The EU has been unable to find an effective lever to combat the flouting of democratic values in Poland and Hungary. In an interview with SPIEGEL ONLINE, Justice Commissioner Vera Jourová proposes cutting funding to the countries.
In the Netherlands and France, right-wing populists are well positioned to make a splash in upcoming elections. In Hungary and Poland, they are already in power and have weakened the rule of law in those countries. In Warsaw, for example, the governing Law and Justice Party has reined in state media and the intelligence services while firing adversarial civil servants and paralyzing the country's constitutional court.
In response, the European Commission triggered the rule-of-law mechanism for the first time in EU history. The mechanism is designed to address systemic threats to the rule of law in EU member states. In its most recent letter to the Commission, however, the Polish government once again proved uncooperative, essentially bringing the rule-of-law proceedings to an end. The next step would be the activation of Article 7 of the EU treaty, which could ultimately lead to the suspension of Poland's voting rights. That eventuality, however, is unlikely. Doing so would require unanimous support from the rest of the EU member states and Hungary has already made clear it would veto the measure.
In an interview with SPIEGEL ONLINE, European Commissioner for Justice, Vera Jourová, proposes a different approach. She suggests making the distribution of EU funds, on which the Polish economy is heavily dependent, contingent on the upholding of fundamental values - or to eliminate such payments entirely.
SPIEGEL ONLINE: Commissioner Jourova, right-wing populists seem to have become the greatest internal threat to the European Union. In Poland and Hungary, they are already in power and are attacking democratic institutions. Are EU rules too weak to uphold fundamental values across the bloc?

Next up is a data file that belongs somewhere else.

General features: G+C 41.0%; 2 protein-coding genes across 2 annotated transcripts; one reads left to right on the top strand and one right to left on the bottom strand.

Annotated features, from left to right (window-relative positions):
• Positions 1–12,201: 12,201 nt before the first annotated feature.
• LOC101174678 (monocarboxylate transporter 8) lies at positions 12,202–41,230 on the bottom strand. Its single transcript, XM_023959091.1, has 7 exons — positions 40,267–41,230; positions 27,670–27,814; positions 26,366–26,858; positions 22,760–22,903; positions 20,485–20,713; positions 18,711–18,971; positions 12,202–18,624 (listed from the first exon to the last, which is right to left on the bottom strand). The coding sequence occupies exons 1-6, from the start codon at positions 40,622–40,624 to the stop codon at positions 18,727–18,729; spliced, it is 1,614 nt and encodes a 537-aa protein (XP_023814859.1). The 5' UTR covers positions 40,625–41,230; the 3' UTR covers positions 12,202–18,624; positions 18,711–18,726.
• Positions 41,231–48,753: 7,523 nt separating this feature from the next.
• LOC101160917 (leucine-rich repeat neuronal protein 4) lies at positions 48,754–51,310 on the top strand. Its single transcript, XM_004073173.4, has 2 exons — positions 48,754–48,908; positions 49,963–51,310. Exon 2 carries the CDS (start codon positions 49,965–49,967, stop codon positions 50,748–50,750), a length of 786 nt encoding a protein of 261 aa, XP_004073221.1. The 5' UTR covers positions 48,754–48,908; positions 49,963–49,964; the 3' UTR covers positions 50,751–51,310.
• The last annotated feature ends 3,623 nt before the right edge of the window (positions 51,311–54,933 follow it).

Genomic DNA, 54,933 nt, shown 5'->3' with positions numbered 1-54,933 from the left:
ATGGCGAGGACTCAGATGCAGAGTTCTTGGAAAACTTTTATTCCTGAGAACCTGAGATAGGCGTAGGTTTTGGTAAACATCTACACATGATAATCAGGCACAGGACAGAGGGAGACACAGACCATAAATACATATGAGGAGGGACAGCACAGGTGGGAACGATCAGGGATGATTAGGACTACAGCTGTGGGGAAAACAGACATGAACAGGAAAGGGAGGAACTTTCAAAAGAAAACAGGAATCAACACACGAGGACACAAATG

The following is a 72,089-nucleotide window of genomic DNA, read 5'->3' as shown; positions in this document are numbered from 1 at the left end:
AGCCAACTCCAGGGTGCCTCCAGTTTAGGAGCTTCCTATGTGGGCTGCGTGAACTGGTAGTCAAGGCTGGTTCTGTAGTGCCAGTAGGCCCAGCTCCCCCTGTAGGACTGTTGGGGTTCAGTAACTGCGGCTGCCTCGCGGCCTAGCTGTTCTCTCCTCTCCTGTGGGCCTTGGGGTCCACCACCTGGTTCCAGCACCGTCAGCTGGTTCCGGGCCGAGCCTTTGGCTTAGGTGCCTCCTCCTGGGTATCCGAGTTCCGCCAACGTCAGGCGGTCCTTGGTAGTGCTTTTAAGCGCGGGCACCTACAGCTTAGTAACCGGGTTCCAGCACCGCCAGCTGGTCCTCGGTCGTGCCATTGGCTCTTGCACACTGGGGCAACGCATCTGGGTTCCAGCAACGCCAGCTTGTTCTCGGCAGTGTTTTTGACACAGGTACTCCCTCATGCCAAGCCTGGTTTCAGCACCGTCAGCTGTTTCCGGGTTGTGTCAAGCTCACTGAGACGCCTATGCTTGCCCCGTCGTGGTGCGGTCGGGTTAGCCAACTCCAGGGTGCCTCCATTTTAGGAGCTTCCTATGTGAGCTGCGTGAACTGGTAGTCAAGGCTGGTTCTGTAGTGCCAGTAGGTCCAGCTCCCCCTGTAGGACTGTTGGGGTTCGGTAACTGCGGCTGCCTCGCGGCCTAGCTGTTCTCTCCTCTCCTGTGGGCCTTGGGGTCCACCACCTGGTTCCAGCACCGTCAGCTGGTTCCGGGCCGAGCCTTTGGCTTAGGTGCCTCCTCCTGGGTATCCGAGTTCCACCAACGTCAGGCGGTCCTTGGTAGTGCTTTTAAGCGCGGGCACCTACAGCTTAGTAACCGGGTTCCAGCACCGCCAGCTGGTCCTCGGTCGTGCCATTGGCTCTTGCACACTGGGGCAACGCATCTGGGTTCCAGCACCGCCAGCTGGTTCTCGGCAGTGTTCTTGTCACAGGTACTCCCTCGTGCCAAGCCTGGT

Jourová: This is not just a matter of rules. This is also about societal development, which has its own rules. Fundamental rights are for everyone and have to be respected by everyone. But we can't be naïve in dealing with those who are abusing the principles protecting fundamental rights. Everyone who chooses to live in Europe must accept the basic values. This includes the rule of law as well as equality of men and women and non-discrimination against religious and other minorities. People who are not willing to respect not only the given law, but our democratic way of life, should not live in Europe.
SPIEGEL ONLINE: The Polish government seems unfazed. The Commission's activation of the EU rule-of-law mechanism has had little effect. Is the Commission toothless on this issue?
Jourová: We have to stay within the competencies we have been given. After finalizing our assessment of the latest letter by the Polish government, we may have reached a point where we have exhausted our possibilities to change things with friendly dialogue. We may then ask the member states to get involved in the dialogue with Poland. This case cannot remain with the Commission forever. It has been ongoing for more than a year now.
SPIEGEL ONLINE: You are referring to Article 7 of the EU treaty, the activation of which could lead to the suspension of Polish voting rights. That is hardly realistic, but in a recent speech you hinted at another possible measure.